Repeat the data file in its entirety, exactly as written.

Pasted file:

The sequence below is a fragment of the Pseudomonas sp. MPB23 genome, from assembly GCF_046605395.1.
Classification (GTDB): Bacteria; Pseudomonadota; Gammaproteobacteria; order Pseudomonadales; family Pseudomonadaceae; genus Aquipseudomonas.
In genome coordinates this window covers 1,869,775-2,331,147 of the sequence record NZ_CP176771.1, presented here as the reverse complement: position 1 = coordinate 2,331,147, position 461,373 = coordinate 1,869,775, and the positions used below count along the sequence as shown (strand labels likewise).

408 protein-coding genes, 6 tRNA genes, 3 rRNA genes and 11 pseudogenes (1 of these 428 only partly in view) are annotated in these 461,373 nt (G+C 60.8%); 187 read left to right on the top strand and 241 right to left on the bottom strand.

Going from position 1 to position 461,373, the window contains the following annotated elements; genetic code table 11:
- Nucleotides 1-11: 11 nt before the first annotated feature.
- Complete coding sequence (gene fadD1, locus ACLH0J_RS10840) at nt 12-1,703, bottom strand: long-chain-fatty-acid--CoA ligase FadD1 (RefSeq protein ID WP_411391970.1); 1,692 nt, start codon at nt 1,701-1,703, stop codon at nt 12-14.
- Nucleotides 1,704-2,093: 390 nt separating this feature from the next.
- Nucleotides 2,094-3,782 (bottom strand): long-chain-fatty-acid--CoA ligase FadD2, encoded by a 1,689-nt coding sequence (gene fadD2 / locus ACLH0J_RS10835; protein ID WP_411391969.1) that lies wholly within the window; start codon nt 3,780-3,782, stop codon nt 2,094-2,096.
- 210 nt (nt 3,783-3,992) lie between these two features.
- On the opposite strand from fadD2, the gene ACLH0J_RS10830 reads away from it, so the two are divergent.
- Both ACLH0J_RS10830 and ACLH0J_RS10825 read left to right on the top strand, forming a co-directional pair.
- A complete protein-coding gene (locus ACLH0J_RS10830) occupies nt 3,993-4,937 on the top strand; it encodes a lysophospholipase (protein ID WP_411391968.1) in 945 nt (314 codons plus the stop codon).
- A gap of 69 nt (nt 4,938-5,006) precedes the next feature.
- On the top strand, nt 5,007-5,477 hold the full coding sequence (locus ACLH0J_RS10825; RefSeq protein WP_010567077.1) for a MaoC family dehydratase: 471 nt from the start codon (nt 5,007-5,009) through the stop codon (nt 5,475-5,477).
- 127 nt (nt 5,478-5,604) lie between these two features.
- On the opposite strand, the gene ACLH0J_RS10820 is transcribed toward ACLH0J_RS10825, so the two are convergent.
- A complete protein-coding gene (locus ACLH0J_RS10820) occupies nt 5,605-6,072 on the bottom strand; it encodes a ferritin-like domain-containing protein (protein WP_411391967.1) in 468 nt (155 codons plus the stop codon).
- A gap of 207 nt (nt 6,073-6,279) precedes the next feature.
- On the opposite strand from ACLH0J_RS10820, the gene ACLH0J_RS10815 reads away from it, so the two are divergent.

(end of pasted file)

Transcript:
The sequence below is a fragment of the Pseudomonas sp. MPB23 genome, from assembly GCF_046605395.1.
Classification (GTDB): Bacteria; Pseudomonadota; Gammaproteobacteria; order Pseudomonadales; family Pseudomonadaceae; genus Aquipseudomonas.
In genome coordinates this window covers 1,869,775-2,331,147 of the sequence record NZ_CP176771.1, presented here as the reverse complement: position 1 = coordinate 2,331,147, position 461,373 = coordinate 1,869,775, and the positions used below count along the sequence as shown (strand labels likewise).

408 protein-coding genes, 6 tRNA genes, 3 rRNA genes and 11 pseudogenes (1 of these 428 only partly in view) are annotated in these 461,373 nt (G+C 60.8%); 187 read left to right on the top strand and 241 right to left on the bottom strand.

Going from position 1 to position 461,373, the window contains the following annotated elements; genetic code table 11:
- Nucleotides 1-11: 11 nt before the first annotated feature.
- Complete coding sequence (gene fadD1, locus ACLH0J_RS10840) at nt 12-1,703, bottom strand: long-chain-fatty-acid--CoA ligase FadD1 (RefSeq protein ID WP_411391970.1); 1,692 nt, start codon at nt 1,701-1,703, stop codon at nt 12-14.
- Nucleotides 1,704-2,093: 390 nt separating this feature from the next.
- Nucleotides 2,094-3,782 (bottom strand): long-chain-fatty-acid--CoA ligase FadD2, encoded by a 1,689-nt coding sequence (gene fadD2 / locus ACLH0J_RS10835; protein ID WP_411391969.1) that lies wholly within the window; start codon nt 3,780-3,782, stop codon nt 2,094-2,096.
- 210 nt (nt 3,783-3,992) lie between these two features.
- On the opposite strand from fadD2, the gene ACLH0J_RS10830 reads away from it, so the two are divergent.
- Both ACLH0J_RS10830 and ACLH0J_RS10825 read left to right on the top strand, forming a co-directional pair.
- A complete protein-coding gene (locus ACLH0J_RS10830) occupies nt 3,993-4,937 on the top strand; it encodes a lysophospholipase (protein ID WP_411391968.1) in 945 nt (314 codons plus the stop codon).
- A gap of 69 nt (nt 4,938-5,006) precedes the next feature.
- On the top strand, nt 5,007-5,477 hold the full coding sequence (locus ACLH0J_RS10825; RefSeq protein WP_010567077.1) for a MaoC family dehydratase: 471 nt from the start codon (nt 5,007-5,009) through the stop codon (nt 5,475-5,477).
- 127 nt (nt 5,478-5,604) lie between these two features.
- On the opposite strand, the gene ACLH0J_RS10820 is transcribed toward ACLH0J_RS10825, so the two are convergent.
- A complete protein-coding gene (locus ACLH0J_RS10820) occupies nt 5,605-6,072 on the bottom strand; it encodes a ferritin-like domain-containing protein (protein WP_411391967.1) in 468 nt (155 codons plus the stop codon).
- A gap of 207 nt (nt 6,073-6,279) precedes the next feature.
- On the opposite strand from ACLH0J_RS10820, the gene ACLH0J_RS10815 reads away from it, so the two are divergent.